MPs have voted in favour for UK cigarette packets to be standardised. They aim to further reduce the uptake of smoking among young people.
The government first proposed the changes to packaging in 2011, after a review by leading paediatrician Sir Cyril Chantler, He suggested that even if these changes only directly affected 2% of Britains 18-24’s, this could still mean 2000 people who won’t smoke.
Australia and Northern Ireland having already put these regulations in place in 2012 and early 2015 respectively. In Australia, however it appears that while there has been an increase in callers to ‘quit-smoking’ lines, it has been minimal, and barely worth mentioning. Yet when taking into consideration that every day 600 children between the ages of 11 and 15 take up smoking, it shows the seriousness of the issue.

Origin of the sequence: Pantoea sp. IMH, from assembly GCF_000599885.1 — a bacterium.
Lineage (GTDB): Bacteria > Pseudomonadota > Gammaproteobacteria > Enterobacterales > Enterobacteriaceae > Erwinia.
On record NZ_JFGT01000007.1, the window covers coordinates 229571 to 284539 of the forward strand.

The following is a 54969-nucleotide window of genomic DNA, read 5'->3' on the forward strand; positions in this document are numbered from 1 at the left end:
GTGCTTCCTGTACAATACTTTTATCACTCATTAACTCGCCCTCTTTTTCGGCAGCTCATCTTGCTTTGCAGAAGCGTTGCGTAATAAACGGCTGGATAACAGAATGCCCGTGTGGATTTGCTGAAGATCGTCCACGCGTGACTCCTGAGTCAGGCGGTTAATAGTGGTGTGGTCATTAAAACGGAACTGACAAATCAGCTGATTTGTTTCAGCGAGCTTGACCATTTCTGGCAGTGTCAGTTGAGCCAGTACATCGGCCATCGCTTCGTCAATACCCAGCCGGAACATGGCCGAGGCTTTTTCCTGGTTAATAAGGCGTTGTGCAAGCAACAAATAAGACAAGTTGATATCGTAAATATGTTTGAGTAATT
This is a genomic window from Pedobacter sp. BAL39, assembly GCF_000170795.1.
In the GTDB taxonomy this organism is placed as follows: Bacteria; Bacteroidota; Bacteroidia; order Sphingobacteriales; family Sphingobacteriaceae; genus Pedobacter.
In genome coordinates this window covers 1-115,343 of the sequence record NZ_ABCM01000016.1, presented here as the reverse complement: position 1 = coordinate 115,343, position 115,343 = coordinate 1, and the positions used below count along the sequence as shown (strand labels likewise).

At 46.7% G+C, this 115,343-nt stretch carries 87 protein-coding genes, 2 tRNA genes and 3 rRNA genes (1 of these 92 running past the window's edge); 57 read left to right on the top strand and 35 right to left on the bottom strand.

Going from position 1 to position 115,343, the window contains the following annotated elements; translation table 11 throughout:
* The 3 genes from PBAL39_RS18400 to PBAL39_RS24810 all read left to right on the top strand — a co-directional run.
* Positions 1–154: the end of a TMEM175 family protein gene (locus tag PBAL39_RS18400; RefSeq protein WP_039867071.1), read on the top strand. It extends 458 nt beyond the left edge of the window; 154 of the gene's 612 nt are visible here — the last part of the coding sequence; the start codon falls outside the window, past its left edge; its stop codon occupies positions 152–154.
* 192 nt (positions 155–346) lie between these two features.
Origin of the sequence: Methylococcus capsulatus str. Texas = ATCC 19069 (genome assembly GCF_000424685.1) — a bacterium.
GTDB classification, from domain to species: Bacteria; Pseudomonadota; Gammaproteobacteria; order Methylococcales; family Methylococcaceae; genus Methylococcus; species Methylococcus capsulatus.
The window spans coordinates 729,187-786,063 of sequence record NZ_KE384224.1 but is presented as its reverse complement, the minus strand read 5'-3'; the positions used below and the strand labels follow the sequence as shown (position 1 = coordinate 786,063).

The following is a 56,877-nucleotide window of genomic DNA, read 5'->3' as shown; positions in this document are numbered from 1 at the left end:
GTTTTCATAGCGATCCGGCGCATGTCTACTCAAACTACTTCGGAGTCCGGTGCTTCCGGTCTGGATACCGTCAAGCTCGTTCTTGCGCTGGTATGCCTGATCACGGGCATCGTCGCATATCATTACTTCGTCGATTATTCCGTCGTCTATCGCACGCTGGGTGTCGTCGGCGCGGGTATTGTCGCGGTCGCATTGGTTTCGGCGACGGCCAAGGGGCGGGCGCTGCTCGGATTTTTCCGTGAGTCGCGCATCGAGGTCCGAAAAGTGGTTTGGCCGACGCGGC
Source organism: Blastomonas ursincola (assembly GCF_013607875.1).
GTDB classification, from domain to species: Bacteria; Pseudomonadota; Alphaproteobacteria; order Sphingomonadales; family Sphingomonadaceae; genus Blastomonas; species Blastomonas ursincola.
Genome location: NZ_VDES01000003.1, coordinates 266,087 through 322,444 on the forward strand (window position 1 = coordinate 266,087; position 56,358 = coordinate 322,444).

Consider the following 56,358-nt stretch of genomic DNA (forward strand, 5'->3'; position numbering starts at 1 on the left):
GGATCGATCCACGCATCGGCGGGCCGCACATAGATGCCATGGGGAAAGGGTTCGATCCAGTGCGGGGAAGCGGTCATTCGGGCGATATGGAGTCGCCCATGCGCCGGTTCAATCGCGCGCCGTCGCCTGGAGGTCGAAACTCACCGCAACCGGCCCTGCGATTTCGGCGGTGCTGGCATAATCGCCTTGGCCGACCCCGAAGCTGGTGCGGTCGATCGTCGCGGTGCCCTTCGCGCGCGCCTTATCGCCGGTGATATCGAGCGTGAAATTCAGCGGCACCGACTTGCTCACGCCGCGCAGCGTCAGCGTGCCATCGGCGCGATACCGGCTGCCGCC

The governments plans will go into effect from 2016, when every cigarette packet will look the same – bar the brand name – and will show graphic images of the health effects of smoking. Health campaigners have said they are ‘delighted’ with the move by parliament, yet it seems the public of Nottingham feels slightly different.